When you hear about pregnancy discrimination in the media, it tends to be business people complaining about the cost of dealing with employment tribunal claims. There are certainly a lot of women experiencing unfair and unlawful pregnancy discrimination at work, but how many actually take action?
Research from 2005 found that the vast majority of women who experience pregnancy discrimination do absolutely nothing to pursue their legal rights. For women who experienced tangible discrimination (such as losing their job), 71% didn’t even discuss it with their employer. Roughly one in five women had an informal discussion with their employer. Fewer than one in ten submitted a grievance, sought external advice or took a claim to the tribunal.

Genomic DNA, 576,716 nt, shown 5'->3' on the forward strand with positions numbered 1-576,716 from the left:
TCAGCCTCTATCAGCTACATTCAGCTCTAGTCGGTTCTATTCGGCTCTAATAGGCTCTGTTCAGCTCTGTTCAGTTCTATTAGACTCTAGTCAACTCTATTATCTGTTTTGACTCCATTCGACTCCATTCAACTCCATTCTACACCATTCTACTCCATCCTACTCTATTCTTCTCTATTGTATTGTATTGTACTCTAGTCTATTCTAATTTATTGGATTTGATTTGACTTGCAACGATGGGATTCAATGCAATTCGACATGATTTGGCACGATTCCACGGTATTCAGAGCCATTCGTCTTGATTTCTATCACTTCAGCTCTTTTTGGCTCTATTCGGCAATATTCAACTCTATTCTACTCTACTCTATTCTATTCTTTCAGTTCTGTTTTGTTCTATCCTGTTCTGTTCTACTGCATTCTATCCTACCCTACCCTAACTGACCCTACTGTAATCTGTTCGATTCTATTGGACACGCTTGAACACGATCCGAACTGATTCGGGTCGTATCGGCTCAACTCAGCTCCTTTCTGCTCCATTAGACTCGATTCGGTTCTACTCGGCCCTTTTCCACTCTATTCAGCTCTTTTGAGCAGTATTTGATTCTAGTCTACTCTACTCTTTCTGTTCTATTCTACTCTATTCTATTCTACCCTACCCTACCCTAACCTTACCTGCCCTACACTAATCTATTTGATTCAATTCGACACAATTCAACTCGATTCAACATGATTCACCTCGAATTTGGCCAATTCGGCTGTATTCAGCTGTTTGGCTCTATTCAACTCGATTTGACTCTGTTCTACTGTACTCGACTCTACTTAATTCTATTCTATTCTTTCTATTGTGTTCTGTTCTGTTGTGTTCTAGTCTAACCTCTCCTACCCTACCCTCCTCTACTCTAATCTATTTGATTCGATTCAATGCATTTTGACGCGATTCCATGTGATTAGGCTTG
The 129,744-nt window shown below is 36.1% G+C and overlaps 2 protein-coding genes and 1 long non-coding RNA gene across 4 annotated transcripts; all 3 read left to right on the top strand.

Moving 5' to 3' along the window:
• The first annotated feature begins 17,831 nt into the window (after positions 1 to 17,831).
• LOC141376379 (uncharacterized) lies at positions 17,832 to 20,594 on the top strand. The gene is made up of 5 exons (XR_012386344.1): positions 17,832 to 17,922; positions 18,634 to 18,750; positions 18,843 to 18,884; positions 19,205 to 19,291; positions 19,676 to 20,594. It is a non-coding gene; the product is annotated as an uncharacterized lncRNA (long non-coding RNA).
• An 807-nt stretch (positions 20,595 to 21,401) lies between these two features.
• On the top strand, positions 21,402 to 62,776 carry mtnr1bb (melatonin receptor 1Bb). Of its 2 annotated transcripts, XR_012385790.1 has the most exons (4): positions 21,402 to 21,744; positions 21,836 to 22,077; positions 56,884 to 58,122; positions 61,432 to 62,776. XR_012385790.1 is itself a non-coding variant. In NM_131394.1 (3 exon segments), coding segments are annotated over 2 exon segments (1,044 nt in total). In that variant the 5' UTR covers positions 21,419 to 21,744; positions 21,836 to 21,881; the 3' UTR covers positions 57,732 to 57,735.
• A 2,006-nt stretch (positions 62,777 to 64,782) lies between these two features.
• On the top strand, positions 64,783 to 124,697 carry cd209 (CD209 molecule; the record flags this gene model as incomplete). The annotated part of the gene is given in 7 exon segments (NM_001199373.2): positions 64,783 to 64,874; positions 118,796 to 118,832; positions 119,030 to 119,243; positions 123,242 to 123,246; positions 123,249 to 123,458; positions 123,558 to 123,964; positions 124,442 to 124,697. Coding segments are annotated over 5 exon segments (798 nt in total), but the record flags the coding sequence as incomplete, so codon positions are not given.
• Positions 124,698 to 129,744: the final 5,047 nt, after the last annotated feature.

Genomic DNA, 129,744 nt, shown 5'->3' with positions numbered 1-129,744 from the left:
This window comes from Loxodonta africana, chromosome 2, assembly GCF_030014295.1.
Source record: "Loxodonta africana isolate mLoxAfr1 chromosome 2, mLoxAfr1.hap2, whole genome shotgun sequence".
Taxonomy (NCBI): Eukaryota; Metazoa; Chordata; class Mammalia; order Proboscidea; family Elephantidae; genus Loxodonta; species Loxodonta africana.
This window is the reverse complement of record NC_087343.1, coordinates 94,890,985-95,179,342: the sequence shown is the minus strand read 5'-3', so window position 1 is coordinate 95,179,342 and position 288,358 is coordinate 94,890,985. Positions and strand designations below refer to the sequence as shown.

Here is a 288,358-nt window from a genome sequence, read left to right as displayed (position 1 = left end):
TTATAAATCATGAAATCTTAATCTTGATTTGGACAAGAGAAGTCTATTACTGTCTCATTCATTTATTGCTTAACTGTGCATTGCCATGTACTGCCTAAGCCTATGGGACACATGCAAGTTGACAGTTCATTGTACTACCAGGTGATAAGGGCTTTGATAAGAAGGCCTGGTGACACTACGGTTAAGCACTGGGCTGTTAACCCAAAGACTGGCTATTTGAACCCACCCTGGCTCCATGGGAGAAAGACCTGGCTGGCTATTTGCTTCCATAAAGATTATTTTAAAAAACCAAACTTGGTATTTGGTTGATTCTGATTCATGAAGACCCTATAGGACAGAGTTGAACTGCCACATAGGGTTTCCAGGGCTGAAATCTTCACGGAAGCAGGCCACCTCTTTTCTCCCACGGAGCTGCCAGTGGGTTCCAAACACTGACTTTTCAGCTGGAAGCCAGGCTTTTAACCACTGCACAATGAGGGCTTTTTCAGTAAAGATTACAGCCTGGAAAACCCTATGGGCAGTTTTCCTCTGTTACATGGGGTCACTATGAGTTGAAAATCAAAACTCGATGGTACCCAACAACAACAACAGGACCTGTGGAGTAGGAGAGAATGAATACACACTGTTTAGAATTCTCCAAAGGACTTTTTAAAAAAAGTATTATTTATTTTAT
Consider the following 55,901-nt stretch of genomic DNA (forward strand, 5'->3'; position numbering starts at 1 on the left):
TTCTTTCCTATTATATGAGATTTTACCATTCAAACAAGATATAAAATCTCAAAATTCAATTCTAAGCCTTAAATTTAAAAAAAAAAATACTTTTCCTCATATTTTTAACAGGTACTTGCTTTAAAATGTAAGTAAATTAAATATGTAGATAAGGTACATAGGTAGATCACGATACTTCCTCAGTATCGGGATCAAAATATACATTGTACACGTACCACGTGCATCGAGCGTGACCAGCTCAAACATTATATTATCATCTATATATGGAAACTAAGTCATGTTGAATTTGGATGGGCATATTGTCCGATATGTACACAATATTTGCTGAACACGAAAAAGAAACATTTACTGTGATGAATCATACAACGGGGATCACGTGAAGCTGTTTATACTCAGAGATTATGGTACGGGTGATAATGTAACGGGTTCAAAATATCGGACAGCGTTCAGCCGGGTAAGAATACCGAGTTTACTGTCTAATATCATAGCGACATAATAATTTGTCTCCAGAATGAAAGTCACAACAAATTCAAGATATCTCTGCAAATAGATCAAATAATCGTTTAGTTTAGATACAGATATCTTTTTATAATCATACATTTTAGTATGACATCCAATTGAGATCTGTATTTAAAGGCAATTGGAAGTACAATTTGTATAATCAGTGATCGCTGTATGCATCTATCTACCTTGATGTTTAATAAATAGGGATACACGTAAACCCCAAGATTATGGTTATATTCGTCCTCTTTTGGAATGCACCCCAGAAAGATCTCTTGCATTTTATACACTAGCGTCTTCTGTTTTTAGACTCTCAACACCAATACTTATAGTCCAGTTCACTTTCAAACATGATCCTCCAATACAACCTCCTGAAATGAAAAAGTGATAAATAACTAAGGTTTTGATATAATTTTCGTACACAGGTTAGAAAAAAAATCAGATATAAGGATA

When Maternity Action examined the figures more closely, the organisation found that only 3% of women who experienced tangible pregnancy discrimination took their claims to the employment tribunal. That’s a very small proportion of the women who could have pursued legal action. All the signs suggest that the proportion of women taking legal action on pregnancy discrimination have dropped considerably since 2005. Employment tribunals are no longer free of charge with women facing £1200 up-front fees to pursue a pregnancy discrimination claim. Fees have led to a ‘steep decline’ in the number of cases going to the tribunal. On top of this, the Government has made massive cuts to legal aid and advice service funding, making it harder for women on low incomes. Pregnancy discrimination is getting worse, not better. Join MA in asking Government to do something about it. Find out more.